The fibroblast is a mobile, critical cell type paramount in the construction, degradation, and reconstruction of the ECM (extracellular matrix). ECM is the supporting structure and communication medium to which other cell types adhere to and interact. It can be loosely arranged, or form more rigid structures like membranes, and cartilage. It is also key to executing the proper immune response. When activated in disease, the fibroblast transitions to an an activated cell known as a myofibroblast. The myofibroblast produces both an abnormal ECM, abnormal adhesion to the ECM, and an improper immune response, all driving disease progression in fibrosis. In another form of injury, where a cancer cell is created, the activated fibroblast is termed a "cancer associated fibroblast" or CAF, and it drives tumor formation, progression and spread (metastasis).
BLR has developed therapeutic biomolecules that are based on a natural occurring set of related proteins (the CCN family) that together modulate the conversion of normal fibroblasts to myofibroblasts in normal wound healing, but fail to properly regulate with chronic injury resulting in fibrosis and/or cancer. BLR's biomolecule therapeutics target specific pro-inflammatory and pro-fibrotic elements, thus blocking progression to fibrosis, or solid tumor cancers, and a return to the normal healthy, homeostatic state.
Modern medical practice, although quite successful in treating acute disease, remains seriously lacking when it comes to treating chronic, genetic based, and orphan diseases. Abnormal wound healing is key to the development of many of these diseases, chief being various forms of fibrosis and cancer. Key to disease development is a chronic insult and the alteration of the cell’s ability to interact in a normal fashion with the surrounding microenvironment including the ECM.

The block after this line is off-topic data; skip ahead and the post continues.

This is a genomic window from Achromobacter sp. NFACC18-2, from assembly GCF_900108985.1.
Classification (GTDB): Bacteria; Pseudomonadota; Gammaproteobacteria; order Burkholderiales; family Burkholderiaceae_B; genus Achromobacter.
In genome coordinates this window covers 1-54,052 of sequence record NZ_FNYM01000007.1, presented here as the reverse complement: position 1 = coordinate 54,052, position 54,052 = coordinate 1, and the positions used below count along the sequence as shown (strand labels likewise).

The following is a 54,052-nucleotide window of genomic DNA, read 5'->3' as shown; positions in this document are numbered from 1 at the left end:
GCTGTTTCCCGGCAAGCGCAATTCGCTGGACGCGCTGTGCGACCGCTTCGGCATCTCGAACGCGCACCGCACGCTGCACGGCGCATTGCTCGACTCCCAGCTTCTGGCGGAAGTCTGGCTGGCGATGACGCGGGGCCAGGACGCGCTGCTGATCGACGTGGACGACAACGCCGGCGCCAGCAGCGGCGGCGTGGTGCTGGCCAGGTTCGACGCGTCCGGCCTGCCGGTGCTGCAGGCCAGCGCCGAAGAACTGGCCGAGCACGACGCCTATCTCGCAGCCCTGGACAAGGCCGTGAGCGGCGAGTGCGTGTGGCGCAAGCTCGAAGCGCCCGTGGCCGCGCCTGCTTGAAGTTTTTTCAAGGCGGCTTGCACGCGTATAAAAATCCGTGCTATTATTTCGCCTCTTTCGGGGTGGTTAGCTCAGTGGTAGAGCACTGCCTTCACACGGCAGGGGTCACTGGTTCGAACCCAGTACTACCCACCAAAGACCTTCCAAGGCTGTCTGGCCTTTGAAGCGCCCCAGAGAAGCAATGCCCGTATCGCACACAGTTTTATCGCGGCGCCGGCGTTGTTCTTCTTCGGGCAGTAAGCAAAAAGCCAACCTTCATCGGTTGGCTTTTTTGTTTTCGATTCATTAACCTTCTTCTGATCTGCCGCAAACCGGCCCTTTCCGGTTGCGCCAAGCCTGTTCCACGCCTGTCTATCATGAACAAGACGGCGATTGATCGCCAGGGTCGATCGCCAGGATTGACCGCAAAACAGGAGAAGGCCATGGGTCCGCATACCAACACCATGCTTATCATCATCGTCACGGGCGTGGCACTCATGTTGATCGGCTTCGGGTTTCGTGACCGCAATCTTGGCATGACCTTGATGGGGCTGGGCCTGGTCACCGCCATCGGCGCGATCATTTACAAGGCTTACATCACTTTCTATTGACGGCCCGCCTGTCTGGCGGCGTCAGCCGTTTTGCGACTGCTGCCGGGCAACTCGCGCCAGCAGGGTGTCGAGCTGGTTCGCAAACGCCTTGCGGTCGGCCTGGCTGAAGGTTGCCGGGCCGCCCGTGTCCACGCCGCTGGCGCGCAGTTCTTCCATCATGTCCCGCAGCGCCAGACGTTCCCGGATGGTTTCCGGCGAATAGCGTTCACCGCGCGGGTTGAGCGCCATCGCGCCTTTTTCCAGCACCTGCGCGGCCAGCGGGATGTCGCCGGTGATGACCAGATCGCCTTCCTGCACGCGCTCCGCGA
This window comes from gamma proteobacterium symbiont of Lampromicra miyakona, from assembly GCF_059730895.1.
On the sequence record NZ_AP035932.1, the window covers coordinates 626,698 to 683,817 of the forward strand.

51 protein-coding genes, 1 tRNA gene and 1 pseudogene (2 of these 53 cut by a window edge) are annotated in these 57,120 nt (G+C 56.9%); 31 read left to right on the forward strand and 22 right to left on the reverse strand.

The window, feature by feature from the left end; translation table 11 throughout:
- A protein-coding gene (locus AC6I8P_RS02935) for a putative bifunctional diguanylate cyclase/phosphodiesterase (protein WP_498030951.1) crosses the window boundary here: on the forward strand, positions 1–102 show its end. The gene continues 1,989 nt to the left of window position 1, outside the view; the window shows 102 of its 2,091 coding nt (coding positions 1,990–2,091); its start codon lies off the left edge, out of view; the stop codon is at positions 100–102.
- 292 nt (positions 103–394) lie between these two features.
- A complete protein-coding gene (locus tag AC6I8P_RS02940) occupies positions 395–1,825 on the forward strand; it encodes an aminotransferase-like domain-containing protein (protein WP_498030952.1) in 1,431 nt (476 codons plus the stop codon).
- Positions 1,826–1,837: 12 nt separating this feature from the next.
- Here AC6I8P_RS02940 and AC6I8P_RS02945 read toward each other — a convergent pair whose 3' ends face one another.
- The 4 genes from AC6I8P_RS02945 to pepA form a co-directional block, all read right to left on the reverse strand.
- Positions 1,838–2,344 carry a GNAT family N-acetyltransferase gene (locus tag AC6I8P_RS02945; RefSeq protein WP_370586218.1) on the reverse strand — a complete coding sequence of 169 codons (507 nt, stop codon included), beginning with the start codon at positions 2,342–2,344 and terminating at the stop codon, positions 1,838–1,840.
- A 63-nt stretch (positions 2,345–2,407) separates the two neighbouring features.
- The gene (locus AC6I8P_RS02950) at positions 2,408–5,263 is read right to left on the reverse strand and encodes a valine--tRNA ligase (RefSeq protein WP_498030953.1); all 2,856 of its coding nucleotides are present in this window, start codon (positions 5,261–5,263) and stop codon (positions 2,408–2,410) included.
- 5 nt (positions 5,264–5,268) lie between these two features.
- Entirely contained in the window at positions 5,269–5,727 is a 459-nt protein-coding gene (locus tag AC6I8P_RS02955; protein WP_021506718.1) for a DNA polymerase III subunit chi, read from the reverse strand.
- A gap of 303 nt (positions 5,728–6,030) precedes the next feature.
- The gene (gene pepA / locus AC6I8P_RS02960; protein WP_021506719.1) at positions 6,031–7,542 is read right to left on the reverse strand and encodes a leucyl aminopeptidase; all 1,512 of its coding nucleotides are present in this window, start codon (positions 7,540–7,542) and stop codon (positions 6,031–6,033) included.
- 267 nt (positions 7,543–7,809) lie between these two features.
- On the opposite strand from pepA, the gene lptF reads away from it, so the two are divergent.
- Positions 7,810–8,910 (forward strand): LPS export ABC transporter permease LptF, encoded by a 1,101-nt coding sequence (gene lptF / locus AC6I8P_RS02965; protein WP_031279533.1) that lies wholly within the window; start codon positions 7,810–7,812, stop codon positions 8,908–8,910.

Current chemotherapeutic and immunotherapeutic (I/O)- based drugs are characteristically limited in solid tumor treatment due to strong side-effects, induced chemoresistance, and/or an inability to reach all tumor cells. This results in a limited patient susceptibility and less than optimal outcome for many. BLR Bio therapeutics alone shrink tumors, but also have the potential to greatly enhance the effectiveness of chemo- and I/O therapy as combination drugs, as shown in our animal modeling studies. They may also allow for lower doses of the conventional drugs with reduced side effects. The technology is uniquely positioned with no direct competitors.
Photo at right: Human myofibroblasts identified by immunofluorescent staining of biomarkers Vinculin (left) and Smooth Muscle Actin (right). Photos credited to Drs. Shangxi Liu and Andrew Leask.